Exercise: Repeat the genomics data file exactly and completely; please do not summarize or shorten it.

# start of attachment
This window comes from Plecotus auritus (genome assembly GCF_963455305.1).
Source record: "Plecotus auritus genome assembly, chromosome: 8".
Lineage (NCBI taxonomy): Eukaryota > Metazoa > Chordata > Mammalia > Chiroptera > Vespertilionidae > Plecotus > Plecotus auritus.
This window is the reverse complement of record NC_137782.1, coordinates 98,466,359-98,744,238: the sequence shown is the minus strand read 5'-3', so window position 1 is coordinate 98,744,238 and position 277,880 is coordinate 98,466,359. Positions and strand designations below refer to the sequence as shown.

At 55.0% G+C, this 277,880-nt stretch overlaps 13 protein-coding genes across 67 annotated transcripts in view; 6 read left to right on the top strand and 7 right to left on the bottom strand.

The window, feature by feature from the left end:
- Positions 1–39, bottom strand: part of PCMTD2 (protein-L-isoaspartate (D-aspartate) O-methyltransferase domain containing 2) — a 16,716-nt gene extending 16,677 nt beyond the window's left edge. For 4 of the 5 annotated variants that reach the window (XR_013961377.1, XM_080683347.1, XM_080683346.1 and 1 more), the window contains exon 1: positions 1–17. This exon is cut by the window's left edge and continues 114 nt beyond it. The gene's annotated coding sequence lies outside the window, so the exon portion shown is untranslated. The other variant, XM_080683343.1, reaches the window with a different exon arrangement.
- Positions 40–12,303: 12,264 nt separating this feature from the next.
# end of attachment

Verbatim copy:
This window comes from Plecotus auritus (genome assembly GCF_963455305.1).
Source record: "Plecotus auritus genome assembly, chromosome: 8".
Lineage (NCBI taxonomy): Eukaryota > Metazoa > Chordata > Mammalia > Chiroptera > Vespertilionidae > Plecotus > Plecotus auritus.
This window is the reverse complement of record NC_137782.1, coordinates 98,466,359-98,744,238: the sequence shown is the minus strand read 5'-3', so window position 1 is coordinate 98,744,238 and position 277,880 is coordinate 98,466,359. Positions and strand designations below refer to the sequence as shown.

At 55.0% G+C, this 277,880-nt stretch overlaps 13 protein-coding genes across 67 annotated transcripts in view; 6 read left to right on the top strand and 7 right to left on the bottom strand.

The window, feature by feature from the left end:
- Positions 1–39, bottom strand: part of PCMTD2 (protein-L-isoaspartate (D-aspartate) O-methyltransferase domain containing 2) — a 16,716-nt gene extending 16,677 nt beyond the window's left edge. For 4 of the 5 annotated variants that reach the window (XR_013961377.1, XM_080683347.1, XM_080683346.1 and 1 more), the window contains exon 1: positions 1–17. This exon is cut by the window's left edge and continues 114 nt beyond it. The gene's annotated coding sequence lies outside the window, so the exon portion shown is untranslated. The other variant, XM_080683343.1, reaches the window with a different exon arrangement.
- Positions 40–12,303: 12,264 nt separating this feature from the next.